The Court finds that the cost summaries are admissible, and that the United States has provided adequate documentation to support its claim for costs. See U.S. v. Bell Petroleum Services, Inc., 734 F. Supp. 771, 781 (W.D.Tex. 1990).

Defendants argue in the alternative that if Exhibit 87 is not stricken, then attorneys' fees incurred by the United States in prosecuting this action should not be included as part of the costs. In particular, the Gurley defendants point to the order dismissing Betty Gurley and Gurley Refining Company, a partnership, stating that "the parties shall bear their own costs and attorney's fees in this matter." Defendants assert that because the United States can not determine what portion of its costs are directly attributable to preparing its case against the dismissed defendants, the Court should strike the United States' claim for all attorney's fees. The Court will address this argument later when discussing costs. Recovery of Costs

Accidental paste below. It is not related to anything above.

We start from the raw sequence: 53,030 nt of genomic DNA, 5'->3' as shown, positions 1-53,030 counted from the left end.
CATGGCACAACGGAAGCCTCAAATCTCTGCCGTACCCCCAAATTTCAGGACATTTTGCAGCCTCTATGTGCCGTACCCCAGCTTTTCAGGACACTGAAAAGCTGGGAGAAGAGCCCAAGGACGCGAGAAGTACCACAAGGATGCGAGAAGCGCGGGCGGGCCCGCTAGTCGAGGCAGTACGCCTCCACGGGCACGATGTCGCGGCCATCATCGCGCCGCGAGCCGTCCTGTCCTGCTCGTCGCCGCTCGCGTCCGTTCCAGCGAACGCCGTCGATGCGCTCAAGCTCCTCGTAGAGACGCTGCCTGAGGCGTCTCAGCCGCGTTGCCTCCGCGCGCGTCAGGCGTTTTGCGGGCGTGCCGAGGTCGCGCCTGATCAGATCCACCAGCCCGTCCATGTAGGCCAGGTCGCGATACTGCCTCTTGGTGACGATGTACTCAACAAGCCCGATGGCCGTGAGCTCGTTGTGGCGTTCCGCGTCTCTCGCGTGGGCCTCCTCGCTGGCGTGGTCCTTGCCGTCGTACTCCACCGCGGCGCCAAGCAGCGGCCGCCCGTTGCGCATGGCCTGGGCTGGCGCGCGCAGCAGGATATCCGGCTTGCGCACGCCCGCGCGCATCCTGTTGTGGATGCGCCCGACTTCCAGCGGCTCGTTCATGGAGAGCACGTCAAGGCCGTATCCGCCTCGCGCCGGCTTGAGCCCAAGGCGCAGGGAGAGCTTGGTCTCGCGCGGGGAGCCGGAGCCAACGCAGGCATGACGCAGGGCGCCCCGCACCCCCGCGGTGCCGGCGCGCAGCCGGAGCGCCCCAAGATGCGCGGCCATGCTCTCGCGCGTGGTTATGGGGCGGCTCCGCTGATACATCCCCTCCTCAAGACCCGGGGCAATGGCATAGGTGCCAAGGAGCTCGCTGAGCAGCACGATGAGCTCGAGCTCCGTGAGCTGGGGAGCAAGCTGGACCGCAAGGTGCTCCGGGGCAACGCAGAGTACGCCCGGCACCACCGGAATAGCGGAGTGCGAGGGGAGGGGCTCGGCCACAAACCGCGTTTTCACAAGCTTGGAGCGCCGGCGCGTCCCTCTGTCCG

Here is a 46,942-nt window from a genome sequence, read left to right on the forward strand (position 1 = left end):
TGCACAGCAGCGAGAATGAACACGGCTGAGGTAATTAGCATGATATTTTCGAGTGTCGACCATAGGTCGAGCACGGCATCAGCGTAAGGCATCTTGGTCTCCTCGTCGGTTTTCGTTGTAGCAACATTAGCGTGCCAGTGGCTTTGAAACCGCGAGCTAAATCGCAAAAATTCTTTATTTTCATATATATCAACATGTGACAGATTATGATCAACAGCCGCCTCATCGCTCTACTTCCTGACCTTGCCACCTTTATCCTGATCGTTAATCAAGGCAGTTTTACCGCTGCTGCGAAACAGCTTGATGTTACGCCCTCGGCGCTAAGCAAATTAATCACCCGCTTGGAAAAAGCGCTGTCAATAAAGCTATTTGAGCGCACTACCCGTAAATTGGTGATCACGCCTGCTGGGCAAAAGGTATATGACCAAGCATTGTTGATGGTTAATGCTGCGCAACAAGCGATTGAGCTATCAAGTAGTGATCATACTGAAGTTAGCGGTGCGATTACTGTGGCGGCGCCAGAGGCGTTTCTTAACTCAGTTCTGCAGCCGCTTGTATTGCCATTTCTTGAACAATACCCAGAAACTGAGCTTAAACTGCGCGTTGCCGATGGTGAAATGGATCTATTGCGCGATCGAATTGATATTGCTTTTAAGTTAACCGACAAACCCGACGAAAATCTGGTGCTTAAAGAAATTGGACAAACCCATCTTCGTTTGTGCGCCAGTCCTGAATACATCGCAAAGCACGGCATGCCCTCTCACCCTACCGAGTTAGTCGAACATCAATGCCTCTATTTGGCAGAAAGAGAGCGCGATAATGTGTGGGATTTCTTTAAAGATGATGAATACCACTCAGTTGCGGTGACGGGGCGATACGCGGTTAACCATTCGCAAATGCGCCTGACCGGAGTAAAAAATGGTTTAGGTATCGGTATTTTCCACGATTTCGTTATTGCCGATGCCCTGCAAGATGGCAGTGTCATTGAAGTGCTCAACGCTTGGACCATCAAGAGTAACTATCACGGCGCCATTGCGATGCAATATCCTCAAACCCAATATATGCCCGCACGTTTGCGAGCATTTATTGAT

The Court reserved a number of rulings pertaining to evidentiary issues. In its post-trial brief, EPA renews its objections to some portions of Michael Bates' testimony, and to testimony outside the administrative record. To the extent a discussion of these evidentiary issues is necessary, the Court will address them below.

Pursuant to Section 107(a)(4)(A) of CERCLA, defendants are liable for "all costs of removal or remedial action incurred by the United States Government . . . not inconsistent with the national contingency plan." 42 U.S.C. § 9607(a)(4)(A).

Defendants have the burden of showing the United States' response costs are inconsistent with the NCP. Those response costs not inconsistent with the NCP are conclusively presumed to be reasonable and therefore recoverable. U.S. v. Northeastern Pharmaceutical Chemical Co., 810 F.2d 726, 747 (8th Cir. 1986), cert. denied, 484 U.S. 848, 108 S.Ct. 146, 98 L.Ed.2d 102 (1987) ( "NEPACCO").

Furthermore, in order to avoid liability for response costs, defendants must demonstrate that the EPA's choice of response action was arbitrary and capricious or otherwise not in accordance with law based on the administrative record. 42 U.S.C. § 9613(j)(2). See NEPACCO, 810 F.2d at 748 ("Because determining the appropriate remedial and removal action involves specialized knowledge and expertise, the choice of a particular cleanup method is a matter within the discretion of the EPA. The applicable standard of review is whether agency's choice is arbitrary and capricious.")